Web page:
The bars are sectioned into all kinds of geometrical shapes to educate people about farmer inequality behind the chocolate industry.
The 411: If you want to eat chocolate and also feel good about it, Tony Chocolonely is a brand to get behind. Tony’s is one of the biggest chocolate brands in Amsterdam. The chocolate company pays fair farmer wages and has created a traceable and trustworthy bean-to-bar process. Yes, the chocolate is all kinds of creamy and smooth, but the chocolate company’s main goal is “making 100 percent slave free chocolate the norm,” according to Dena White, Tony’s Marketing Manager in the United States.
The Chocolate: Theo makes funky chocolate flavors with 70 percent cocoa like coconut and orange and a 45 percent milk chocolate called cinnamon horchata, which was by far our favorite with just the right amount of cinnamon. There’s also coconut turmeric chocolate clusters, which are a perfect crunchy bite-sized snack.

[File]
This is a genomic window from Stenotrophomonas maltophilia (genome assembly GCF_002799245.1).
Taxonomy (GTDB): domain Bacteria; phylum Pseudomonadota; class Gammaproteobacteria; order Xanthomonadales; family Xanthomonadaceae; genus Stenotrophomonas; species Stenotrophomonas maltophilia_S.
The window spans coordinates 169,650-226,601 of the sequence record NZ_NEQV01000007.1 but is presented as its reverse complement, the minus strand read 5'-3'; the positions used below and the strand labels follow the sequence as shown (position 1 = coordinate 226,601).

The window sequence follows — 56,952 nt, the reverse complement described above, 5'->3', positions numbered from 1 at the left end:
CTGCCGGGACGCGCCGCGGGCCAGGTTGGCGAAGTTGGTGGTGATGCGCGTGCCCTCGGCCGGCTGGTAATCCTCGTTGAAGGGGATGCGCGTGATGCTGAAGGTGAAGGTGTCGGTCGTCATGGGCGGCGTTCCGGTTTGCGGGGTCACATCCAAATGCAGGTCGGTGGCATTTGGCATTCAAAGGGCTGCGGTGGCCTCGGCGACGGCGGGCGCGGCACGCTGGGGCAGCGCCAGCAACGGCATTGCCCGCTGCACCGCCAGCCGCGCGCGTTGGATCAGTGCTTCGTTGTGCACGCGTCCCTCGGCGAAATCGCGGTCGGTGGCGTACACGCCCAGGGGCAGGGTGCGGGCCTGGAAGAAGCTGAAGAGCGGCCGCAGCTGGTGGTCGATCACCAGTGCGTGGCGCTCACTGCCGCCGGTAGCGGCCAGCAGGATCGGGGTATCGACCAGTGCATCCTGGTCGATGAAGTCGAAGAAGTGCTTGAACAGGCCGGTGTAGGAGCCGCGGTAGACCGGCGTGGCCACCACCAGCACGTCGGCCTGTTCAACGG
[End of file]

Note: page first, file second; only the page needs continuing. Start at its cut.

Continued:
The 411: Theo Chocolate’s Emily Benson believes “the very definition of quality places equal importance on people, planet and profit.” Founded in 2006, Theo is known as one of the first, if not the first, organic, fair trade-certified chocolate maker in North America.
Ethically sourced chocolate means the cocoa farmers can work to be profitable, while customers can buy Theo at a reasonable price. 70 percent of the cocoa is sourced from the Congo, while the remaining 30 percent comes from Peru.
The Chocolate: Aside from the gorgeous, artistic design of the packaging, the chocolate itself is nothing less than outstanding. Pure and simple, each bar, which highlights its origin country and cocoa percentage, puts the chocolate at the center of your palate. With each bite you’ll taste nuanced flavors like apricot, red wine or pears. We particularly love the hazelnut bar, which is luscious and smooth on the tongue, and includes real hazelnut bits on top.